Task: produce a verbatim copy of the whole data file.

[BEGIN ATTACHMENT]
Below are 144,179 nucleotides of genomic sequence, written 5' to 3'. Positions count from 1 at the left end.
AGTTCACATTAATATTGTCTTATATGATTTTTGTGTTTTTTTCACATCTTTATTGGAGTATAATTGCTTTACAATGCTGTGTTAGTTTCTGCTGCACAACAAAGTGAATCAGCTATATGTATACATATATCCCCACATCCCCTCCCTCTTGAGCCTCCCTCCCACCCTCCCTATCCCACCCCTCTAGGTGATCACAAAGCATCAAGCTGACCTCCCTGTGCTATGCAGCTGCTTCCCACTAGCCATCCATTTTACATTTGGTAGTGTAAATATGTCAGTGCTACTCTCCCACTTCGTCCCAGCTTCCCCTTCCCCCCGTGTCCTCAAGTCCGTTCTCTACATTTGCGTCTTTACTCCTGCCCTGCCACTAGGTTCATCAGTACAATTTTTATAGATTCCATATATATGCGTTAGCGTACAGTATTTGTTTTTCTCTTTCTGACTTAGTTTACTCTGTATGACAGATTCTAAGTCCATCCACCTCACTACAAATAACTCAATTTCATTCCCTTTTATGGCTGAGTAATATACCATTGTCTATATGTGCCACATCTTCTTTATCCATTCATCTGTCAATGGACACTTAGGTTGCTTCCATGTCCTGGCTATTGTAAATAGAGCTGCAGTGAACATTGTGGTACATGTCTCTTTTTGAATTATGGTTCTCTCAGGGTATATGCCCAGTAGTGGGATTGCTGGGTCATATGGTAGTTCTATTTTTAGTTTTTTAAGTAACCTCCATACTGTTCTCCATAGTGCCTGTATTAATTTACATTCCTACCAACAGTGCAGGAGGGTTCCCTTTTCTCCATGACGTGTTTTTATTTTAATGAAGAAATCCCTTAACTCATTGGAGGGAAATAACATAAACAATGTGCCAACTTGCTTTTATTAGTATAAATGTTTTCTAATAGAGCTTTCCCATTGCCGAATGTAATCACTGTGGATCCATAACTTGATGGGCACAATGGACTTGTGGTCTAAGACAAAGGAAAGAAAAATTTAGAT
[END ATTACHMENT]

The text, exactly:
Below are 144,179 nucleotides of genomic sequence, written 5' to 3'. Positions count from 1 at the left end.
AGTTCACATTAATATTGTCTTATATGATTTTTGTGTTTTTTTCACATCTTTATTGGAGTATAATTGCTTTACAATGCTGTGTTAGTTTCTGCTGCACAACAAAGTGAATCAGCTATATGTATACATATATCCCCACATCCCCTCCCTCTTGAGCCTCCCTCCCACCCTCCCTATCCCACCCCTCTAGGTGATCACAAAGCATCAAGCTGACCTCCCTGTGCTATGCAGCTGCTTCCCACTAGCCATCCATTTTACATTTGGTAGTGTAAATATGTCAGTGCTACTCTCCCACTTCGTCCCAGCTTCCCCTTCCCCCCGTGTCCTCAAGTCCGTTCTCTACATTTGCGTCTTTACTCCTGCCCTGCCACTAGGTTCATCAGTACAATTTTTATAGATTCCATATATATGCGTTAGCGTACAGTATTTGTTTTTCTCTTTCTGACTTAGTTTACTCTGTATGACAGATTCTAAGTCCATCCACCTCACTACAAATAACTCAATTTCATTCCCTTTTATGGCTGAGTAATATACCATTGTCTATATGTGCCACATCTTCTTTATCCATTCATCTGTCAATGGACACTTAGGTTGCTTCCATGTCCTGGCTATTGTAAATAGAGCTGCAGTGAACATTGTGGTACATGTCTCTTTTTGAATTATGGTTCTCTCAGGGTATATGCCCAGTAGTGGGATTGCTGGGTCATATGGTAGTTCTATTTTTAGTTTTTTAAGTAACCTCCATACTGTTCTCCATAGTGCCTGTATTAATTTACATTCCTACCAACAGTGCAGGAGGGTTCCCTTTTCTCCATGACGTGTTTTTATTTTAATGAAGAAATCCCTTAACTCATTGGAGGGAAATAACATAAACAATGTGCCAACTTGCTTTTATTAGTATAAATGTTTTCTAATAGAGCTTTCCCATTGCCGAATGTAATCACTGTGGATCCATAACTTGATGGGCACAATGGACTTGTGGTCTAAGACAAAGGAAAGAAAAATTTAGAT